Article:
If elders were school teachers, they may have a few classes in particular that they’d be most comfortable teaching.
With that in mind, staff at Quqshuun Ilihakvik invited Gjoa Haven’s elders to enjoy some tea on Aug. 11 and to share three knowledge areas in which they’d like to be called upon during the school year.
Close to 25 elders showed up for the event, which included snacks and door prizes.
Interim principal Susan Hillier said sewing, wildlife and various methods of hunting were among the topics identified where some of the elders would be happy to advise.
“So if a teacher is doing something on foxes, then they’ll check the list and they’ll see who has written down that they have stories and knowledge of foxes that they like to speak about,” Hillier explained. “The elders come as needed… It’s a resource for the teachers to supplement the curriculum.”
“Elders have an important role in our school and community,” added school community counsellor Christine Porter. “When elders come into our school to share and tell stories, the classroom becomes so quiet because students want to hear their stories and wisdom.”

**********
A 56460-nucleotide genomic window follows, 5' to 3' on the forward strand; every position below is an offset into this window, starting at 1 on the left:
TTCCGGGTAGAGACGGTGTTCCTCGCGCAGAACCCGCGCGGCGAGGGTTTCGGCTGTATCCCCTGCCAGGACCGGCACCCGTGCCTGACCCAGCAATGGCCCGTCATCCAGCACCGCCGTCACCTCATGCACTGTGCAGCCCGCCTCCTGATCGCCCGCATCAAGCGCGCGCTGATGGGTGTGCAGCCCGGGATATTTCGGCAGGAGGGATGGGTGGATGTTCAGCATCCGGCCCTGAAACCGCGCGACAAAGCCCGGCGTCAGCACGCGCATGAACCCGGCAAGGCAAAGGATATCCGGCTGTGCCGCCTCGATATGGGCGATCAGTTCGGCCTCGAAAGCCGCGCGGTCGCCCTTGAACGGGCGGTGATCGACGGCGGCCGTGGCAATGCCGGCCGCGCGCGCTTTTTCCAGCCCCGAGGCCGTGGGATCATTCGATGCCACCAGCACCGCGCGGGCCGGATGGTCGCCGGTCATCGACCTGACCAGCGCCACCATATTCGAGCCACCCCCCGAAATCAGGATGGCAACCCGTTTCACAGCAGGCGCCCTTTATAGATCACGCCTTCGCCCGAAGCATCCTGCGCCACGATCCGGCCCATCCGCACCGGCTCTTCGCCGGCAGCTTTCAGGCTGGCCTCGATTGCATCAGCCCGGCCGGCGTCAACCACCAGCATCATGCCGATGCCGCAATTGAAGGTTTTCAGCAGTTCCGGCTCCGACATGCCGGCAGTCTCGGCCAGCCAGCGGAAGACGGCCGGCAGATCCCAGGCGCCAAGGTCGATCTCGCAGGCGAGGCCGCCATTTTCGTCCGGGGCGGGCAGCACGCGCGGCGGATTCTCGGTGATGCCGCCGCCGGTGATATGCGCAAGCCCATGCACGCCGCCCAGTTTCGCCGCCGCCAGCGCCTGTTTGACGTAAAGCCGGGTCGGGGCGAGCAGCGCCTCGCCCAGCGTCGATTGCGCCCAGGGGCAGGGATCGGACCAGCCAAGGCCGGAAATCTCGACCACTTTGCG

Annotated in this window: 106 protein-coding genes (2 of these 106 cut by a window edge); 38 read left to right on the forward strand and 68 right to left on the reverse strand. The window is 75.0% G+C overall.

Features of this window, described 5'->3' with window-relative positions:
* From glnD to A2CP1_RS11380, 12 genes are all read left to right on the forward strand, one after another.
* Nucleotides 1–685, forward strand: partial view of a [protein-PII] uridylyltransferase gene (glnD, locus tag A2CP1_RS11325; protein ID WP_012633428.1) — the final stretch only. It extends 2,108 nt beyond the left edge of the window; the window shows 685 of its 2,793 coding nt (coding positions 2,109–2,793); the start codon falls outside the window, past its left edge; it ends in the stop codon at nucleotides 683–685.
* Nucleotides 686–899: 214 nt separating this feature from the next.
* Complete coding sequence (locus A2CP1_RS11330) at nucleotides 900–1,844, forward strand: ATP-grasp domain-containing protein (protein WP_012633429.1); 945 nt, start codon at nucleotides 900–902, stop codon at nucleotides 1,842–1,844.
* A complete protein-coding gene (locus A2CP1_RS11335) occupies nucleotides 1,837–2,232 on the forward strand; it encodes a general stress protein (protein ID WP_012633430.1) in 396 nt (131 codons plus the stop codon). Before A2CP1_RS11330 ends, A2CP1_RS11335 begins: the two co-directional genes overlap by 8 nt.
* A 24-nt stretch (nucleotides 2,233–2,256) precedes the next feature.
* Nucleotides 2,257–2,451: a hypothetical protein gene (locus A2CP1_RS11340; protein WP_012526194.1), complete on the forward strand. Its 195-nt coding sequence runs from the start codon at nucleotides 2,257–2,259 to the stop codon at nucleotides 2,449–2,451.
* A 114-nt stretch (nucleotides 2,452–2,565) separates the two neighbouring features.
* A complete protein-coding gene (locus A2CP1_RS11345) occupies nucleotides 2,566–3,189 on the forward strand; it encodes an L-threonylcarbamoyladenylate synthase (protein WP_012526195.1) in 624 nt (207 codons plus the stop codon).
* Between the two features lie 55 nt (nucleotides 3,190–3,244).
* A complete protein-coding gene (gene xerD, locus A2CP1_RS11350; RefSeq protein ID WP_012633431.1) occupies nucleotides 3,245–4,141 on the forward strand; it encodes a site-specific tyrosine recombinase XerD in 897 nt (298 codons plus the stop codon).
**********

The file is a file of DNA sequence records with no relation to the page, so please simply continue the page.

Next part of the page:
Hillier has witnessed the same thing.
“They’re eager to hear the stories of long ago,” she said of the captivated students.
The elders also take delight in their roles, she added.
“There’s a certain pride. The elders like to share their stories,” she said. “They’re very comfortable sharing their knowledge.”
Last year’s list included close to 30 elders.
“We try to use as many as we can,” said Hillier.
Some of the elders speak Inuktitut, and that “supports our language instruction” at Quqshuun Ilihakvik, which is an immersion school, Hillier noted.
The school also has two elders coming in weekly to assist with a language program, specifically.
New community members could become eligible to be part of the school’s elders database each year as turning 55 years of age is a criterion.